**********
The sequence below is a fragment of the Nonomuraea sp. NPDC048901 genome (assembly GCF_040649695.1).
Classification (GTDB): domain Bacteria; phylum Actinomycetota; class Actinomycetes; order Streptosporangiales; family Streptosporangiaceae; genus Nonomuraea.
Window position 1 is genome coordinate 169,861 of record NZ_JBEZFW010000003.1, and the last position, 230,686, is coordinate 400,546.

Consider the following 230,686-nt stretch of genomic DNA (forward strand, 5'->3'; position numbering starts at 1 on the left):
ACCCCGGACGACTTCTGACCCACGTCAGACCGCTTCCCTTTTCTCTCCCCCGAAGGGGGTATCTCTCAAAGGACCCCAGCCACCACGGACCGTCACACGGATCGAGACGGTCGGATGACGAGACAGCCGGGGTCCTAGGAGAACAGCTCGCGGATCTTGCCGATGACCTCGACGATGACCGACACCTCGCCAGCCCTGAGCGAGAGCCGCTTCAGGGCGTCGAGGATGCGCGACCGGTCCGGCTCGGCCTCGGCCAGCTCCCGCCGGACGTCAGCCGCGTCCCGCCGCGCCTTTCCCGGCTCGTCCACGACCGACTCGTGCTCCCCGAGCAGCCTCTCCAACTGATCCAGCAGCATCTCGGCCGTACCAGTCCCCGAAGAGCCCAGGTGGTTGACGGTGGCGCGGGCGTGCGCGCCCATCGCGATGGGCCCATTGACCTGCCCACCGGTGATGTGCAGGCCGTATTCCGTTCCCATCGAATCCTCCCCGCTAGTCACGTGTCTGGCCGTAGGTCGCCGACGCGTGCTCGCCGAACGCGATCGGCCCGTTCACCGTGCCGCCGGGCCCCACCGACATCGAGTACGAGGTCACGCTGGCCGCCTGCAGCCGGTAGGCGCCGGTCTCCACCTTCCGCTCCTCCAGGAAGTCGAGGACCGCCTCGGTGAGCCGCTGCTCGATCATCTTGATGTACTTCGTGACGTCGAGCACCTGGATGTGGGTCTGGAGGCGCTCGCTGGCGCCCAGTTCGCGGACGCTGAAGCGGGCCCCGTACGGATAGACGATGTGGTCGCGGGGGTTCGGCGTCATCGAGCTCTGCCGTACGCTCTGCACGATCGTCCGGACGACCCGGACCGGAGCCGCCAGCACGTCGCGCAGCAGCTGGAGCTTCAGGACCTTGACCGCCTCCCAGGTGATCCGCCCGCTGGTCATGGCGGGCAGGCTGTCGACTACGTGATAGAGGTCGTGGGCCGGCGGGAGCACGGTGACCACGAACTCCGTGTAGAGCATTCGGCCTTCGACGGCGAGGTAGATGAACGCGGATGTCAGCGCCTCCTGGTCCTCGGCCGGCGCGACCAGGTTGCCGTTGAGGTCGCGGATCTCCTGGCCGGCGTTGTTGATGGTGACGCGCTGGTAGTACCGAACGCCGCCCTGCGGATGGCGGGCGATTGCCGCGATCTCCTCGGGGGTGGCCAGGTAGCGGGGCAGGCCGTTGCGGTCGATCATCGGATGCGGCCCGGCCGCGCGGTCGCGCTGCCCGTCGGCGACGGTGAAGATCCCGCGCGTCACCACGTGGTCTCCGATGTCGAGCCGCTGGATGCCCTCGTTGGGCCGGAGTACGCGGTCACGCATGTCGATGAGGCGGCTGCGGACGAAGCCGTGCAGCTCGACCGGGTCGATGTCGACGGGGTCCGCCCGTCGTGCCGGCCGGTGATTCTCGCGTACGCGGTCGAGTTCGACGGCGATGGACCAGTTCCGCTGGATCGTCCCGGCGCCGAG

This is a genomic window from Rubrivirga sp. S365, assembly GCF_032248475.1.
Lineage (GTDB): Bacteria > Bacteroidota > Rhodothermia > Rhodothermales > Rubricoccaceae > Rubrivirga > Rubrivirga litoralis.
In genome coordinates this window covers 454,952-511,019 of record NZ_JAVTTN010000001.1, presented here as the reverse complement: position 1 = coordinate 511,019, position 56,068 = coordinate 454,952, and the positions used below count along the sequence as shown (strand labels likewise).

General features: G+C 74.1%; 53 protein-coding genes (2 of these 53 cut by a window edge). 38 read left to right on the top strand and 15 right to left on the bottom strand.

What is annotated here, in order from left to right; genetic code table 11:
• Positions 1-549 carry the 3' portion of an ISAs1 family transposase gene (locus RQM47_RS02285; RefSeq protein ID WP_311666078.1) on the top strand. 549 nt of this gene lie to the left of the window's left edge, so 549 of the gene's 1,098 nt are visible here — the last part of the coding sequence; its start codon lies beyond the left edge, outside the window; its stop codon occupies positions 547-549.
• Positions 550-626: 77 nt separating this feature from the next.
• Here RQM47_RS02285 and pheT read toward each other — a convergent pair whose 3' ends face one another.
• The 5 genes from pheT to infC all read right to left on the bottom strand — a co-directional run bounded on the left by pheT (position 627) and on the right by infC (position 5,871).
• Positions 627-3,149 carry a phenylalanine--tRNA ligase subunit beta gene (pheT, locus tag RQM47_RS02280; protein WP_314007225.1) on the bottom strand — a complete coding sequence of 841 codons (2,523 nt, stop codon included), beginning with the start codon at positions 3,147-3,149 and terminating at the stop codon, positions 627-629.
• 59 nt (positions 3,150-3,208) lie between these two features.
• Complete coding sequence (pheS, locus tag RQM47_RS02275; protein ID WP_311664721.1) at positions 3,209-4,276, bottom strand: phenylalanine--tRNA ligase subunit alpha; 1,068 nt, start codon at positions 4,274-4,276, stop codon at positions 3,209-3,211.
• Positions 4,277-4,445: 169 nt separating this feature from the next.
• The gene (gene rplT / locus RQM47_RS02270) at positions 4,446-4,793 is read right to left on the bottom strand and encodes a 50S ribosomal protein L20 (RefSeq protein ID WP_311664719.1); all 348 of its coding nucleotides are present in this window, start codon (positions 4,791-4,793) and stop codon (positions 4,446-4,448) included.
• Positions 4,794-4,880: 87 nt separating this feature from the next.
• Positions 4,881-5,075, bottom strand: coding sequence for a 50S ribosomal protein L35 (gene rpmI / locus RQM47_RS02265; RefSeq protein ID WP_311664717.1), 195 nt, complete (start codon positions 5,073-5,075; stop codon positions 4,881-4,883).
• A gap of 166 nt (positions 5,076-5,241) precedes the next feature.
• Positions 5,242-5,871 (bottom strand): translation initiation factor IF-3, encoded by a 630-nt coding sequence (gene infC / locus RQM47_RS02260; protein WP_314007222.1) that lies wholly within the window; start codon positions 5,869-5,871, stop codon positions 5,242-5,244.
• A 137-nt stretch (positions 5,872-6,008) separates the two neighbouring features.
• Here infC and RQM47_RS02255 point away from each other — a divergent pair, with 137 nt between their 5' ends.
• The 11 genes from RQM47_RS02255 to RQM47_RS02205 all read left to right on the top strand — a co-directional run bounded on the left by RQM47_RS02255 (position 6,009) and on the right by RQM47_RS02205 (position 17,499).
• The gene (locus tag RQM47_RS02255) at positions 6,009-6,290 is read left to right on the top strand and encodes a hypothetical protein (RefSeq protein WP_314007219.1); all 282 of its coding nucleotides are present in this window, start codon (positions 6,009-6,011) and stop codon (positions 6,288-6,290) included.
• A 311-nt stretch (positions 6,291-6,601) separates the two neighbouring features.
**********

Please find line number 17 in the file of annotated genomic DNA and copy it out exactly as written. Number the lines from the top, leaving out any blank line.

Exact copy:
• Complete coding sequence (pheS, locus tag RQM47_RS02275; protein ID WP_311664721.1) at positions 3,209-4,276, bottom strand: phenylalanine--tRNA ligase subunit alpha; 1,068 nt, start codon at positions 4,274-4,276, stop codon at positions 3,209-3,211.